While allowing employees to work from home has added benefits for both the employee and the employer, there are workers compensation exposures related to at-home workers. As an employer, it is essential that you take a proactive approach to keep your employees safe and avoid potential liabilities.
- First, consider which candidates are best suited to work from home. Employees who have been with the company for a period of time long enough to prove their work ethic and trustworthiness are better candidates for at-home work than new employees.
- After approving an employee to work from home, assist in setting up their workspace to ensure a safe work area. Be sure to include an ergonomically-correct office arrangement. Once the workspace is set up, it is a good idea to take several photographs for proof that a safe area was established, should a workers compensation claim later arise.
- Provide a computer program for tracking time at work and time off. If a workers compensation claim is made, an accurate tracking of the employee’s actual work time will aid in determining if an incident actually occurred during working hours.
To ensure your risk management is keeping pace with the changing trends in your workplace, contact your Leavitt Group insurance consultant.
Employers who supply their employees with company cell phones, laptops, BlackBerries, iPads and other portable devices could be in for a surprise if an employee is injured while using the device when off site or off the clock.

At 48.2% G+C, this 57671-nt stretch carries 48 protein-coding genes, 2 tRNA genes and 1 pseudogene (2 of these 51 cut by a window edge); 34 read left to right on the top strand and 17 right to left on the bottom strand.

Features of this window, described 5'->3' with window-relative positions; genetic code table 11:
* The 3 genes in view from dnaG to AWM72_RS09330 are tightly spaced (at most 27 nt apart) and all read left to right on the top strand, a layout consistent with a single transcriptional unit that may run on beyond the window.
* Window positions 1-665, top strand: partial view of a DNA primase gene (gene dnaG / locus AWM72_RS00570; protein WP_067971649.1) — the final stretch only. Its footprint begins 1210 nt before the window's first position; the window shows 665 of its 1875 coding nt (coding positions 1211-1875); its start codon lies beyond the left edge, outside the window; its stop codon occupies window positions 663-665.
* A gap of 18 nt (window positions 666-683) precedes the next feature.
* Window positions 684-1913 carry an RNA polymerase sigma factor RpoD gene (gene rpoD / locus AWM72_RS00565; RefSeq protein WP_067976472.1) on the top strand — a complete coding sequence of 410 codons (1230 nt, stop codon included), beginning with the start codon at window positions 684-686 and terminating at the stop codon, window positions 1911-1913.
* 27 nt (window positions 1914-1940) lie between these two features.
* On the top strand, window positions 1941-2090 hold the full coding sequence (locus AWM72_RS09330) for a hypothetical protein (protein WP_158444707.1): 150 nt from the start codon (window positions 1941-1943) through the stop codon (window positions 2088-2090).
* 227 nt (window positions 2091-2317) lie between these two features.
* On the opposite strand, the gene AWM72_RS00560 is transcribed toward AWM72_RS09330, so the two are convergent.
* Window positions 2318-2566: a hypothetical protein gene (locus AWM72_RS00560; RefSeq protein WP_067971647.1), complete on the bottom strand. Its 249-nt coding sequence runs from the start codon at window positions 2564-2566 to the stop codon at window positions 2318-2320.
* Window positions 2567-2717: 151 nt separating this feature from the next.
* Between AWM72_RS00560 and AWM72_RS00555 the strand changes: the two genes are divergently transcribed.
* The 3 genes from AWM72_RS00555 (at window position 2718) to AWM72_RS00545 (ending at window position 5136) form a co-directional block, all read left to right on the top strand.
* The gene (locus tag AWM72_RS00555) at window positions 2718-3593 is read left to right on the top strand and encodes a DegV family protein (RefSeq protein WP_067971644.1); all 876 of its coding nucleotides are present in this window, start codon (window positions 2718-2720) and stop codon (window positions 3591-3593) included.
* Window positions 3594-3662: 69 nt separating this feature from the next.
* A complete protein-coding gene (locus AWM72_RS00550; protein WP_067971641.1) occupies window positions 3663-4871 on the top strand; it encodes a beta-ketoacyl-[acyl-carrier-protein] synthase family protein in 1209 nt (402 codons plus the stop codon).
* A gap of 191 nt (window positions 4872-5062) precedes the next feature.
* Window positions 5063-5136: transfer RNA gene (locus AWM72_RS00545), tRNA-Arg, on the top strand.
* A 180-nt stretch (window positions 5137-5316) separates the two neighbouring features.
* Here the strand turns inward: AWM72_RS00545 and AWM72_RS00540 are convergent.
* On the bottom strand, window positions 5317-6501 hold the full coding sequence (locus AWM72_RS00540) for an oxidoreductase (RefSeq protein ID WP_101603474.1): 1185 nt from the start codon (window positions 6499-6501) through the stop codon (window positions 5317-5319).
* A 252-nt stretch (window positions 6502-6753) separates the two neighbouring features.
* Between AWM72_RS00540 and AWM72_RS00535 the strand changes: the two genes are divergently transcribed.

Insurance claims professionals say that claims made by workers who are injured, and the relation of the injury to their employment is unclear, are on the rise. The increasing use of mobile devices is challenging traditional notions of work-related injuries.
A few decades ago, when an employee’s work environment was easily defined by a physical location and time period, compensability was more easily determined. With mobile devices, people can, and increasingly do, work from many locations. Even if management does not encourage the behavior, they could still have some responsibility if it is happening, just as it might in harassment situations.
An employer can reduce the risk in offering these devices to employees by collaborating with their human resources department to establish a “best practices for mobile devices” policy. This policy should be communicated clearly and enforced with all employees.
Here are some sample statements you may use when creating a best practices for mobile devices policy:
Mobile devices are not to be used while driving a moving vehicle or operating moving machinery, as such distractions can cause accidents and injuries.
All messaging, including typing or reading text messages or e-mail while operating any vehicle (employer-owned, rented, or personal) when conducting company business is prohibited.
Any violations of this policy will subject employees to disciplinary action, up to and including termination of employment.
If you have questions about any of the coverages discussed in this article, please contact your Leavitt Group agent.